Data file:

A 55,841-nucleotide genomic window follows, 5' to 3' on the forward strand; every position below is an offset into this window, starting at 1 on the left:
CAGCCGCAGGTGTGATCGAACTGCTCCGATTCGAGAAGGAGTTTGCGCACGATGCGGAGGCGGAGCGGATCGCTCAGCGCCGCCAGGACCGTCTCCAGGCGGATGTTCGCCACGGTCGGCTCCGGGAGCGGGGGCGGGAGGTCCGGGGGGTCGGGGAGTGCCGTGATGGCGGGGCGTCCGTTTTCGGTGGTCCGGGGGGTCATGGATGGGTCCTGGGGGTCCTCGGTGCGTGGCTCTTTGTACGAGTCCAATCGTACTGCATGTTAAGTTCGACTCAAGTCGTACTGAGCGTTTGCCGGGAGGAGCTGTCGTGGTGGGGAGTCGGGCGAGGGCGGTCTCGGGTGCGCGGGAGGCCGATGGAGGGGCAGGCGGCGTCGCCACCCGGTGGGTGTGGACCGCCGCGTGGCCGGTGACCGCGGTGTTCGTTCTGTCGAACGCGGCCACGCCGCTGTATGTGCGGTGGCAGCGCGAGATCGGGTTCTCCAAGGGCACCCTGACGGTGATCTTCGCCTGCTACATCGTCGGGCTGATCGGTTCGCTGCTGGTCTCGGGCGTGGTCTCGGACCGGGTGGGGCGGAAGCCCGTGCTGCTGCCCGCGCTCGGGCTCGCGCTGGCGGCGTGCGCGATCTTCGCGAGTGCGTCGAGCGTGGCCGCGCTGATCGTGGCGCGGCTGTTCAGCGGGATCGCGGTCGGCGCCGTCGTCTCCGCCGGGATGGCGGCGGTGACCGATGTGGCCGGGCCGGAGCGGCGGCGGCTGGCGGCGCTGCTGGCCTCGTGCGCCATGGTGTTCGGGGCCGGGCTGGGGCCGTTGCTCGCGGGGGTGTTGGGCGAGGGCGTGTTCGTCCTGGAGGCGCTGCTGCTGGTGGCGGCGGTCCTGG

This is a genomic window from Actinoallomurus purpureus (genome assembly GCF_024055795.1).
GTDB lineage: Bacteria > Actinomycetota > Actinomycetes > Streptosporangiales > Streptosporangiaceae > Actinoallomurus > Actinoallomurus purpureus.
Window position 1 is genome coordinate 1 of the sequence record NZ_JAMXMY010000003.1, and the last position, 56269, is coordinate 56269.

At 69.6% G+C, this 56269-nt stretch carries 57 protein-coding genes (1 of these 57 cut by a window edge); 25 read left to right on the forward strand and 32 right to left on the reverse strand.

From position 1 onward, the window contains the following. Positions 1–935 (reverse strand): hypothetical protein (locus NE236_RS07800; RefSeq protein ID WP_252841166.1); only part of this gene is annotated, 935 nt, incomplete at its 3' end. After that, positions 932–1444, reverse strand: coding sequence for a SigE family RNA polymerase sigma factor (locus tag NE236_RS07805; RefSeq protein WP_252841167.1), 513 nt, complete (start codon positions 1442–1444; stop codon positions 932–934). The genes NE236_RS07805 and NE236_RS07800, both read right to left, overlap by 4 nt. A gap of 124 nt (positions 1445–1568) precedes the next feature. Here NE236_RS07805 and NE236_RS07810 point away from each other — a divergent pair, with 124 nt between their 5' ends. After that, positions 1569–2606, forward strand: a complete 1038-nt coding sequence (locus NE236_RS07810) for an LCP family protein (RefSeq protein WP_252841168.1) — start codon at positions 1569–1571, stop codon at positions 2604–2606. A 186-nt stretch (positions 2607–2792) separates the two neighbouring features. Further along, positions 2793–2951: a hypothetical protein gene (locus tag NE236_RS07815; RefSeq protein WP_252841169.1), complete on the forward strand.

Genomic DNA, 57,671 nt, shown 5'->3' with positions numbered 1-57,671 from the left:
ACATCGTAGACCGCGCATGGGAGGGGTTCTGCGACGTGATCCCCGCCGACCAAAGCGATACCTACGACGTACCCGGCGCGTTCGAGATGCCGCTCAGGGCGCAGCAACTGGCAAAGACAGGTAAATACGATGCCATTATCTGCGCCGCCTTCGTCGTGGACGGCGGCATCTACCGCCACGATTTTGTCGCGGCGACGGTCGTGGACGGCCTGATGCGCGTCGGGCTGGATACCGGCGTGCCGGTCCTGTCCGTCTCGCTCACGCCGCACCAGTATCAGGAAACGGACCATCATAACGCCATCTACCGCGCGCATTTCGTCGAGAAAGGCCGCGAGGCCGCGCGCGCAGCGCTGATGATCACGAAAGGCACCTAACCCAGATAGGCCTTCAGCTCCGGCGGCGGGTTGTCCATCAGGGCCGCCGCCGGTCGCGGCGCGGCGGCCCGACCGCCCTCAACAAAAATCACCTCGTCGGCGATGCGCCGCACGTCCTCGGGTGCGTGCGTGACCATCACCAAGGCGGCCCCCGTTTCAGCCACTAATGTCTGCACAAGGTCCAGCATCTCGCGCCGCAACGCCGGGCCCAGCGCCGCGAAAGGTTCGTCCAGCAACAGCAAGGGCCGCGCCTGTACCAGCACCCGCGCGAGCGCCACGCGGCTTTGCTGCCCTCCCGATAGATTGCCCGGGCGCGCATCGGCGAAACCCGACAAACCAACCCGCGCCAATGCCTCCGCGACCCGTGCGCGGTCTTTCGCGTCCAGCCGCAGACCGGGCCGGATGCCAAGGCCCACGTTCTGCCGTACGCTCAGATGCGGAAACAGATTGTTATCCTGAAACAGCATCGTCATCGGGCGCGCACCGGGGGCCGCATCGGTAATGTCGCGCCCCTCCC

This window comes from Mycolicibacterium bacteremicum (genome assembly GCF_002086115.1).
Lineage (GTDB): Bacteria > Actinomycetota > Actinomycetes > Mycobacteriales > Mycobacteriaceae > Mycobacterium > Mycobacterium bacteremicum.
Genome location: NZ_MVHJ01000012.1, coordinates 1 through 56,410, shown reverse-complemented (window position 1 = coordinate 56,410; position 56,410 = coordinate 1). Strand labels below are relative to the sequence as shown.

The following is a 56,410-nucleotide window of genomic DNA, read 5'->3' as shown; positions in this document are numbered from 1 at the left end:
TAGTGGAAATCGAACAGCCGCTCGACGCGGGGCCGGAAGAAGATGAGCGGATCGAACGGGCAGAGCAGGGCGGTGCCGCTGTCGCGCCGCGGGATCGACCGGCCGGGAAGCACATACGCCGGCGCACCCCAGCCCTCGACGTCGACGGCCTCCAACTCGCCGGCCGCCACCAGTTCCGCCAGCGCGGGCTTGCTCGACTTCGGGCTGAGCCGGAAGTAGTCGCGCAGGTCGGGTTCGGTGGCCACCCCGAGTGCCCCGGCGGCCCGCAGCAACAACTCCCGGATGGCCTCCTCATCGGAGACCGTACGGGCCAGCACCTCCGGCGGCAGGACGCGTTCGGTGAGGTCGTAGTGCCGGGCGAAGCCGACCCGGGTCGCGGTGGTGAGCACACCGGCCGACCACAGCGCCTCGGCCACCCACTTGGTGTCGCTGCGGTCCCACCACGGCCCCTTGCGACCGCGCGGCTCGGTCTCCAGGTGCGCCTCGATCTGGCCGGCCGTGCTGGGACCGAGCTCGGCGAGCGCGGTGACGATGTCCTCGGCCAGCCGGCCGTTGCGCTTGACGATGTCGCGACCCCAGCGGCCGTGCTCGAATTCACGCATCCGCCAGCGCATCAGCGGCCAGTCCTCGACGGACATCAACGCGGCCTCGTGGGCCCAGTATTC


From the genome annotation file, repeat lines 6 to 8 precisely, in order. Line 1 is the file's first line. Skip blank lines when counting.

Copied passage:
At 69.6% G+C, this 56269-nt stretch carries 57 protein-coding genes (1 of these 57 cut by a window edge); 25 read left to right on the forward strand and 32 right to left on the reverse strand.

From position 1 onward, the window contains the following. Positions 1–935 (reverse strand): hypothetical protein (locus NE236_RS07800; RefSeq protein ID WP_252841166.1); only part of this gene is annotated, 935 nt, incomplete at its 3' end. After that, positions 932–1444, reverse strand: coding sequence for a SigE family RNA polymerase sigma factor (locus tag NE236_RS07805; RefSeq protein WP_252841167.1), 513 nt, complete (start codon positions 1442–1444; stop codon positions 932–934). The genes NE236_RS07805 and NE236_RS07800, both read right to left, overlap by 4 nt. A gap of 124 nt (positions 1445–1568) precedes the next feature. Here NE236_RS07805 and NE236_RS07810 point away from each other — a divergent pair, with 124 nt between their 5' ends. After that, positions 1569–2606, forward strand: a complete 1038-nt coding sequence (locus NE236_RS07810) for an LCP family protein (RefSeq protein WP_252841168.1) — start codon at positions 1569–1571, stop codon at positions 2604–2606. A 186-nt stretch (positions 2607–2792) separates the two neighbouring features. Further along, positions 2793–2951: a hypothetical protein gene (locus tag NE236_RS07815; RefSeq protein WP_252841169.1), complete on the forward strand.

Genomic DNA, 57,671 nt, shown 5'->3' with positions numbered 1-57,671 from the left: